Johan Cruyff

When Cruyff Almost Joined Leicester City

Thirty nine years ago today, Leicester City manager Jock Wallace announced the Club was close to signing the late Johan Cruyff. History tells us, of course, that Cruyff never did sign at Filbert Street, but why?

To understand the impact that this story had on Leicester, and on the football world, it is worth recalling Cruyff’s honours in the game.

Until Lionel Messi won the Ballon D’Or for the fourth time in 2012, Cruyff, along with Michel Platini and Marco van Basten, held the record of three triumphs, in 1971, 1973 and 1974.

Such was his reputation, he was voted ‘European Player of the Century’ in 1999 by the International Federation of Football History and Statistics.

He also came second, behind the incomparable Pelé, in that organisation’s ‘World Player of the Century’ poll.

With Ajax, Cruyff won the Eredivisie eight times and the KNVB Cup on five occasions. He was also in that marvellous Ajax side which lifted the European Cup thrice, in 1971, 1972 and 1973.

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Johan Cruyff

Johan Cruyff was part of the Netherlands side which finished as runners up at the World Cup in 1974.

His other honours at Ajax included the UEFA Intertoto Cup, the UEFA Super Cup (twice) and the Intercontinental Cup. He was European Footballer of the Year in 1971.

As a Barcelona player, meanwhile, before eventually managing the Spanish giants, Cruyff won La Liga in 1974, and the Copa del Rey four years later.

He was capped 48 times for the Netherlands, scoring 33 times. He led the Dutch side to the runners-up spot in the 1974 World Cup Final and was named the Player of the Tournament.

He was central to the concept of total football employed by Ajax and the Netherlands. In this system, players fluidly switched positions to devastating effect whilst retaining the team’s structure and pattern.

In 1978, on the other hand, Cruyff went to play in the NASL for two years, representing Los Angeles Aztecs and then the Washington Diplomats.

Then, early in 1981, at the age of 33, he entered into negotiations with Leicester City.

This was a very unlikely combination.

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Johan Cruyff

Following a spell in America, Cruyff was linked with several clubs, including Leicester City.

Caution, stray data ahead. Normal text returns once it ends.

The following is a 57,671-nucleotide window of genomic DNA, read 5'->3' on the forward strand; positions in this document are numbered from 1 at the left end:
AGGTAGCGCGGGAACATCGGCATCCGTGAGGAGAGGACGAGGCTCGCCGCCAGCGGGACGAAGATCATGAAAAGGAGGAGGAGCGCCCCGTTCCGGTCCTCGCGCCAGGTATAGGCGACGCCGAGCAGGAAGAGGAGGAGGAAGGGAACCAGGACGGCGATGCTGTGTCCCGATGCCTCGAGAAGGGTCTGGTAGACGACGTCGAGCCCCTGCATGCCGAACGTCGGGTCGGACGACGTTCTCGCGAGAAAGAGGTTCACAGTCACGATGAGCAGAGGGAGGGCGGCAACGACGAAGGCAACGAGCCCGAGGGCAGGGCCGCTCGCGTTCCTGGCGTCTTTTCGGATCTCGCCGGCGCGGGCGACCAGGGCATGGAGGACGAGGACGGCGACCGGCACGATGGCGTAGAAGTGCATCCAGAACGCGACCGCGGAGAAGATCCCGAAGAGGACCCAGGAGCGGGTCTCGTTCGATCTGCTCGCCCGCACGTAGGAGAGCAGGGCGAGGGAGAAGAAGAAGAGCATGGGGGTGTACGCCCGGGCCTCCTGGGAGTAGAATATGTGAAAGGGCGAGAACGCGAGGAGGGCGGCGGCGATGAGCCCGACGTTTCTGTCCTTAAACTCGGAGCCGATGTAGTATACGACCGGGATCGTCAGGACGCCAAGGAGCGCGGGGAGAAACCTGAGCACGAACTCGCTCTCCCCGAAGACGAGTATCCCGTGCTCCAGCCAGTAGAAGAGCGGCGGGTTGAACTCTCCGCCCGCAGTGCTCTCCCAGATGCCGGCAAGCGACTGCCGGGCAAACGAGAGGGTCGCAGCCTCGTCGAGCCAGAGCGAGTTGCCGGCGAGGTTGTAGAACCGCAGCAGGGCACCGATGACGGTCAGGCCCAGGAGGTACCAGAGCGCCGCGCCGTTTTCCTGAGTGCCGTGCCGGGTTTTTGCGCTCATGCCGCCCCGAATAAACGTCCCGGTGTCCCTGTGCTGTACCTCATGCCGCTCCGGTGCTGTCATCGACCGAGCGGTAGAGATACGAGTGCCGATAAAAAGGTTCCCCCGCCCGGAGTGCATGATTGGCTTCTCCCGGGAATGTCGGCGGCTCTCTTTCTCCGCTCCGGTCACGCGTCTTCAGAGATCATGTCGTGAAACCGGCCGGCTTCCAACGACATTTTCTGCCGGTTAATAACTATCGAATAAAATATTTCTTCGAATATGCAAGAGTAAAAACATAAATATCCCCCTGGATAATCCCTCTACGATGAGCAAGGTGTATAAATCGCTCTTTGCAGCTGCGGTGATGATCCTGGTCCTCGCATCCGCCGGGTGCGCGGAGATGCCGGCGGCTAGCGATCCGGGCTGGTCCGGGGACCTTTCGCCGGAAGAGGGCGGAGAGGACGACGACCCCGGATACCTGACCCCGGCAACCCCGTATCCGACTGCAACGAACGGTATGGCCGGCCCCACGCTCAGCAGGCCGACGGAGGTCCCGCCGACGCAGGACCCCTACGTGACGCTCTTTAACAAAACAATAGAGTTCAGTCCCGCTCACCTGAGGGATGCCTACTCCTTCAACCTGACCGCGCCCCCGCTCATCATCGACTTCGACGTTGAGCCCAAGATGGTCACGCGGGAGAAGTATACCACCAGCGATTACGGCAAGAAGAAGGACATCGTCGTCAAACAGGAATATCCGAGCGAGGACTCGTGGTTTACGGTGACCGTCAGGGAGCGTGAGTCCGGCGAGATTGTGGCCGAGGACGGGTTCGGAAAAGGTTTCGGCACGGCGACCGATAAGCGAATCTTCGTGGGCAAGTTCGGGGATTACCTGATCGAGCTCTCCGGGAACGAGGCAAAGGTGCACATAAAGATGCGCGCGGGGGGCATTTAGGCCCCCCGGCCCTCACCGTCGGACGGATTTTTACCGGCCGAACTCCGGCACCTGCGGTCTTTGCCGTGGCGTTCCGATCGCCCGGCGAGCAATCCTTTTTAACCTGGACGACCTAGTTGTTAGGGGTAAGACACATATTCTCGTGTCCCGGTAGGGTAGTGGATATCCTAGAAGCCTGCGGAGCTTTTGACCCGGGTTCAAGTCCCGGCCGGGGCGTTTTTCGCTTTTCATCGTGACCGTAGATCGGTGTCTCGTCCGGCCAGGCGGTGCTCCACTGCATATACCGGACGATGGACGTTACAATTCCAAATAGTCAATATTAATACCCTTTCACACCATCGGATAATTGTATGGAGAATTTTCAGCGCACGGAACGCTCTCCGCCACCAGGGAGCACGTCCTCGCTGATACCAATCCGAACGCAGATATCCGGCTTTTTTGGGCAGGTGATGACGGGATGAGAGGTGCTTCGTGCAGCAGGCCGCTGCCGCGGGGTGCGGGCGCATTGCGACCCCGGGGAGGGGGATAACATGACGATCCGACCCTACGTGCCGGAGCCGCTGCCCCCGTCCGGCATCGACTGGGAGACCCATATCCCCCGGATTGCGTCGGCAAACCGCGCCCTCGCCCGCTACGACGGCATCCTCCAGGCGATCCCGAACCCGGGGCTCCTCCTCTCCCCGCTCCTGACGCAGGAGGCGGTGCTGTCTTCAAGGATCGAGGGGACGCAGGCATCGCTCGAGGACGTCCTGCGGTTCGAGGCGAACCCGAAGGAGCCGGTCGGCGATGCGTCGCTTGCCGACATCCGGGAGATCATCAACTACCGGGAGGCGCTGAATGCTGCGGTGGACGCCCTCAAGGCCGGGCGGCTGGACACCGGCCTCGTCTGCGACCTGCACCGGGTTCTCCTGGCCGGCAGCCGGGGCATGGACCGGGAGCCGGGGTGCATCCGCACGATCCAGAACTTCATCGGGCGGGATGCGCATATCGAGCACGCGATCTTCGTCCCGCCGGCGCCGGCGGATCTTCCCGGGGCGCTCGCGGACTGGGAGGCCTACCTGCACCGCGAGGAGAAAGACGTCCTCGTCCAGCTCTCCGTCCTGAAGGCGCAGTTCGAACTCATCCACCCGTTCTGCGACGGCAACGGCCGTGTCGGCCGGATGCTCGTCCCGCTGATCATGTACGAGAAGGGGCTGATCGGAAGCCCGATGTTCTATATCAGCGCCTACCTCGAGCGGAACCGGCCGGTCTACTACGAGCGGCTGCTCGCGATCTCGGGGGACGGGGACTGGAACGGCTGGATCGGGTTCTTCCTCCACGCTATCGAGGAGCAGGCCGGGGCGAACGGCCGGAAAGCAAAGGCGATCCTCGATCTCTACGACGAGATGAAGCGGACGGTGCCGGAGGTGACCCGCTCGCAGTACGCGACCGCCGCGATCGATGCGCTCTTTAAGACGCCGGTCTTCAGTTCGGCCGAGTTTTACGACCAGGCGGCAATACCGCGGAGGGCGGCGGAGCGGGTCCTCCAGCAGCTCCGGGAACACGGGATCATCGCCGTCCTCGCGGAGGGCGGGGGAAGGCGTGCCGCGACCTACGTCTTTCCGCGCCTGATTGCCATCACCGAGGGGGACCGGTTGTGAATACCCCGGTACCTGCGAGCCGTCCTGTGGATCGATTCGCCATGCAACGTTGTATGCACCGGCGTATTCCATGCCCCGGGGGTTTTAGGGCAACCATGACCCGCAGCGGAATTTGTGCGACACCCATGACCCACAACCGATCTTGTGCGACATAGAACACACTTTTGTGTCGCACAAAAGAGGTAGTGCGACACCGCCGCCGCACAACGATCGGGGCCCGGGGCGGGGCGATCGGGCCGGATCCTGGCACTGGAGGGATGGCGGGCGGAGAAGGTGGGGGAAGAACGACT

City, managed by Wallace, had been promoted to the old First Division as Second Division champions in 1980. Jock confidently predicted that his young side would win the First Division title.

Early results were indeed promising. There were victories over Liverpool - when young Andy Peake scored a wonder goal - and against Leeds United.

However, by the time that Leicester entered into negotiations with Cruyff, they were bottom of the table. Wallace believes, most likely rightly, signing the Dutch superstar meant relegation could be avoided.

It was intended that the financial outlay necessary to attract Cruyff to Filbert Street would be recouped by increased attendances.

The directors’ minutes from the time provide an insight into this proposed deal. They report that Wallace, who had known Cruyff since a European tie between his Glasgow Rangers and Ajax in 1973, had spoken to the superstar and had planned for him to come to Leicester on 12 February, 1981.

Hopes were high. Cruyff seemed to be interested. However, some doubts were creeping in that the deal might not happen.  

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Johan Cruyff

As a manager, Cruyff won two La Liga titles with Barcelona, including the European Cup in 1992.

On 25 February, Wallace reported to the Board that Cruyff had stated that he was now not interested in joining Leicester.

In an audacious move, the Foxes manager told the directors that he would therefore inform the press about the negotiations in an attempt to force the player’s hand.

He said that he expected a firm decision by the end of the week. He was still hopeful. This ploy, though, backfired. On 26 February, Wallace received a call from Cruyff’s agent saying that the Dutchman was going to sign for the Spanish club Levante. They had reportedly offered him, staggeringly, as much as 50 per cent of the gate money as part of the deal.

And so that was that. One of the most ambitious and audacious forays ever made by Leicester City into the transfer market came to an end.

For a brief time, though, the fans felt that the deal, outrageous as it was, might just be possible.

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